One of the advantages of owning our cadaver dog, Gonçalo, is the opportunity to evaluate his senses. Touch, taste, sight, sound, and smell. Here is a summary of my findings to date.
There are many situations in which touch is important to Gonçalo. He likes to sleep overnight with myself or my better half, in physical contact with whichever one he picks. Last night he picked me, after I had gone to sleep, so I awoke in the night to realise that the lump on my bed meant he had snuggled up against me.
He likes our family, when they come to visit us. That also means physical contact. He enjoys getting a cuddle with his paws on the person’s shoulders in face-to-face mode.
Despite this and other examples, I would rate touch as the least important (to him) of Gonçalo’s 5 senses.
This is an odd one, because Cocker Spaniels were bred to be gun dogs. Gonçalo dislikes sharp bangs but ignores pretty much everything else. I know from the sound when someone goes out of the house in a vehicle, and that a similar sound means they are returning. Gonçalo shows no interest in such sounds.
He does like it when I say “walkies”, so much so that my partner and I have coded conversations about whether it is time for him to go out for another adventure. My better half also speaks to him as if he is a small child, and he enjoys the attention.
But in general, he pays little attention to the sounds of the neighbourhood, including the many barking dogs.
Gonçalo pays limited attention to this part of his universe. When we visited Olhão about a month ago, he did spend some of the journey time looking at the scenery, but not a lot. And there was an incident on the day we were to return home, when he was on his early morning walky. Gonçalo was approached by two neighbouring dogs. I saw them coming from a fair distance away. They saw Gonçalo around the same time, and decide to say hello. Gonçalo continued completely unaware of them until they were very close indeed.
This seems to be slightly more important to our cadaver dog. When he first came to us, I read up on a book devoted to Cocker Spaniels, and although different breeders use different kinds, the majority of Cocker Spaniel breeders fed the dogs exclusively on kibble. Kibble is dog biscuit in the form of small pellets. I checked on the ingredient list, and it is far more nutritious than the phrase “dog biscuits” suggests.
So for a long time, Gonçalo was fed solely on kibble at meal times, with a few dog treats, plus the occasional small piece of what we humans were eating. After about 6 months of this high-kibble fare, Gonçalo started turning his nose up at it. He would only eat it when he got really hungry.
And so it was that I started developing Gonçalo’s Gourmet Guide, 101 Meals to Feed Your Cocker Spaniel. Gonçalo’s favourite at the moment is kibble with scrambled egg. However, he also likes his kibble with roast pork, steak, chicken or fish.
This begs a question. How does one train a cadaver dog if the dog has been fed nearly everything, (barring human meat)?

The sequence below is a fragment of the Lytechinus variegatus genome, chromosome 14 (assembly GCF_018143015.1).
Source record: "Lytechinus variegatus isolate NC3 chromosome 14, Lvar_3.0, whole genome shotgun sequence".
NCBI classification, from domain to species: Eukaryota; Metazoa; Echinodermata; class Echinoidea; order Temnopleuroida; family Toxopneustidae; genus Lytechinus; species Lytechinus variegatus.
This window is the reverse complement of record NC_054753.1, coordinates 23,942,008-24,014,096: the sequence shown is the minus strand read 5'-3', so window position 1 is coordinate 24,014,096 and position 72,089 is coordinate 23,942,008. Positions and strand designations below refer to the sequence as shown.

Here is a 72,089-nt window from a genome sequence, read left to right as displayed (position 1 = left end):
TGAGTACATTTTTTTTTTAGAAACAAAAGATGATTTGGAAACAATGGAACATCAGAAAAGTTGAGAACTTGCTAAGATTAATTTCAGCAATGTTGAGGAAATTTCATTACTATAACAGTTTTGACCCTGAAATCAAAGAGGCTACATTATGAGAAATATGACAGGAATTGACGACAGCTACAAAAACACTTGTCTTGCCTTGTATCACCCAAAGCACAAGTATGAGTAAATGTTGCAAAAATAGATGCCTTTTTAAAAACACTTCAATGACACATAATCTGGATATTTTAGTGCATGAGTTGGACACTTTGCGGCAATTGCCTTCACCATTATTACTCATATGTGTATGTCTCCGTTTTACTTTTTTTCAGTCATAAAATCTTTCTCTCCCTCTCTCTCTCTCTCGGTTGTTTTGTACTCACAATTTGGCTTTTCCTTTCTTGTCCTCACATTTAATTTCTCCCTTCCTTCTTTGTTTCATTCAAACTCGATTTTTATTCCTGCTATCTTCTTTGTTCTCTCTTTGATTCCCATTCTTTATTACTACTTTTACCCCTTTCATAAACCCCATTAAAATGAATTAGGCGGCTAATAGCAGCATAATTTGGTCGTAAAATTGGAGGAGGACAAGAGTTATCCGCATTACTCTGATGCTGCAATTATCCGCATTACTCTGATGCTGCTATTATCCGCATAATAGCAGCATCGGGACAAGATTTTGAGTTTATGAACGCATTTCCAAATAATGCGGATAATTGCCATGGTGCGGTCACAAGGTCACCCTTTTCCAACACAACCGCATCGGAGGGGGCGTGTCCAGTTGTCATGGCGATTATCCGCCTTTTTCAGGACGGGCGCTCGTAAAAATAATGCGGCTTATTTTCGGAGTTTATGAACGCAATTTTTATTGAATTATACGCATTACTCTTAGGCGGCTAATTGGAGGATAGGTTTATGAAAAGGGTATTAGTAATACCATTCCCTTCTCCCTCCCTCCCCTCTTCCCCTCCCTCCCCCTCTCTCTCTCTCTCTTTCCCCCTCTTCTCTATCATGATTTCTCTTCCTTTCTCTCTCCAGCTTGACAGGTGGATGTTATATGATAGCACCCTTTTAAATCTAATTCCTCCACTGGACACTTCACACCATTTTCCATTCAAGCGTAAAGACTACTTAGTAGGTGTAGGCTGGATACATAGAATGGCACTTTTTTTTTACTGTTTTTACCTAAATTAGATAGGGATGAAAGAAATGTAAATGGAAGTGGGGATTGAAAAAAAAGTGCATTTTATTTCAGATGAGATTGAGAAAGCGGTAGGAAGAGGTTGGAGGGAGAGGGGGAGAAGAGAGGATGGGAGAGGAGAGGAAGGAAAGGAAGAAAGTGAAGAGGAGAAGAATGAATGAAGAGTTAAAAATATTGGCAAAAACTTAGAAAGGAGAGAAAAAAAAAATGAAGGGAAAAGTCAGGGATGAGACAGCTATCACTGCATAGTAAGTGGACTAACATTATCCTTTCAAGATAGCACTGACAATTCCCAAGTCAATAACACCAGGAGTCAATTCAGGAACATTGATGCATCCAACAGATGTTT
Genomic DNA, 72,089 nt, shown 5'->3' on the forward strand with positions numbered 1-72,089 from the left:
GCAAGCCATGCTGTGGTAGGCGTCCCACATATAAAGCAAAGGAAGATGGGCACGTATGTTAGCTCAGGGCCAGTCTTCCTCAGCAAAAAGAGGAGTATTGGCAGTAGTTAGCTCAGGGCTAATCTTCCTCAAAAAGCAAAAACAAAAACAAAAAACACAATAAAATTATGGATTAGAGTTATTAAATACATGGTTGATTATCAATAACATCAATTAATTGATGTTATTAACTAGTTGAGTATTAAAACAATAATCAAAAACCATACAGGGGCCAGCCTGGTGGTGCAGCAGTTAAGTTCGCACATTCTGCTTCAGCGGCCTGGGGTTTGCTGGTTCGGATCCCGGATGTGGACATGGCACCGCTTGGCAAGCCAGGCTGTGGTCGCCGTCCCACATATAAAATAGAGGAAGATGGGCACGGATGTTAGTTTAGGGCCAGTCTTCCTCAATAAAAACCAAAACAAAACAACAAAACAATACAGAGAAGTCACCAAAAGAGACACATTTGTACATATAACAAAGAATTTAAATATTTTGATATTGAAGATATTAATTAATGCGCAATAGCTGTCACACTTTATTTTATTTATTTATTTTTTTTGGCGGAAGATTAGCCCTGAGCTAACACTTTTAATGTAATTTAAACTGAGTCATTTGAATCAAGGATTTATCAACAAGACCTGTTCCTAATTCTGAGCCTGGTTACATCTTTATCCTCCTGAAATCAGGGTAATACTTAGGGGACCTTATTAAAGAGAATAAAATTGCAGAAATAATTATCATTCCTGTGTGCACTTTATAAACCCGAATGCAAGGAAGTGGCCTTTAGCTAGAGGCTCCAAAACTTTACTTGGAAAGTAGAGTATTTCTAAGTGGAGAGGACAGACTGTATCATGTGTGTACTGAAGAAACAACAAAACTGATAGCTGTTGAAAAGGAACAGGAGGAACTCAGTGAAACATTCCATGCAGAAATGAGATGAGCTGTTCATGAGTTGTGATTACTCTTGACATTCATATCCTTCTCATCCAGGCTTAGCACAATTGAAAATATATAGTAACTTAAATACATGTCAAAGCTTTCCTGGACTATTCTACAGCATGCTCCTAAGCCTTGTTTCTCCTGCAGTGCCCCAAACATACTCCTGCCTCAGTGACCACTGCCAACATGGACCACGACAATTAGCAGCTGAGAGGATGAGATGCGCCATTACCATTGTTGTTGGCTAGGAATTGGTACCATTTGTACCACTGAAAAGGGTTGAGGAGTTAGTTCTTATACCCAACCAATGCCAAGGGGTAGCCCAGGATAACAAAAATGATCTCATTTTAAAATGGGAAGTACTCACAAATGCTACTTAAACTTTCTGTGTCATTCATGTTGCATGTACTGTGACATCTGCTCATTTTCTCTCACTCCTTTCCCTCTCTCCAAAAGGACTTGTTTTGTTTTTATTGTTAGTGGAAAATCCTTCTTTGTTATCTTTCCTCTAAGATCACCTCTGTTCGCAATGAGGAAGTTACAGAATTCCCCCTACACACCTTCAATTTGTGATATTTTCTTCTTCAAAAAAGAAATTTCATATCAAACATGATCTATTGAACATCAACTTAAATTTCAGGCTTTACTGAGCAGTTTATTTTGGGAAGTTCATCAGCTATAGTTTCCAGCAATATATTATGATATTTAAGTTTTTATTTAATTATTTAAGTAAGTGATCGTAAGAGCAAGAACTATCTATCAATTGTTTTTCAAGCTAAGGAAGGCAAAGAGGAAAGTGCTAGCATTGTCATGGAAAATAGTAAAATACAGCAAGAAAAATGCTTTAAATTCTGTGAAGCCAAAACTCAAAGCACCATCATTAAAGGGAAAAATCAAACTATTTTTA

Taste seems to be the second most important sense for Gonçalo, out of the five.
This is by far the most dominant of Gonçalo’s senses. Let me give you only two examples.
When I take him out for a walky in the campo, Gonçalo spends nearly all his time with his nose down, smelling whatever it is that he scents.
While in our home, we have a open plan kitchen – dining room, which means it is a major source of delicious smells. I cook all sorts of food for Gonçalo, to vary his diet. He gets eggs, fish, chicken, pork and beef. But his meals are always completely bland. I do not ad any salt, pepper, herbs or spices. Whereas when I cook for us, there is garlic, chillis and a whole host of other flavours and aromatics. Gonçalo happily eats his own food, but he then wants the super-smelly human version.
I need to be clear on this. I have checked on all of Gonçalo’s senses, and he has no defects in any.
I have also checked on the ability of dogs, in general, to smell. Despite popular belief, scientific research shows dogs do NOT have a superior ability to smell than me.
It is simply a case of whatever sense is given primacy. I pay more attention to visual and auditory stimuli. Gonçalo focusses on smell.
That explains the tale of the two dogs that approached us in Olhão. I could see them coming. Gonçalo was head-down, engrossed in sniffing the terrain.
It begs the question as to whether blind people put more faith in smells than I do.
The dog on the left is Muzzy. The dog on the right is Tito. These took part in the June 2014 Operation Grange dig of central Luz. They were part of South Wales police. I have not established what their precise purpose was i.e. why it was felt there was a need for two Springer Spaniels. However, it obviously took time, effort and money to get two dogs + handlers from South Wales to Luz to take part in the operation. I remember the female police officer, but I cannot say anything about the male policeman, because he did not register.
So there you have it. My cadaver dog, Gonçalo, spends most of his time outside, when we are alone, with his head close to the ground, sniffing at whatever scent intrigues him the most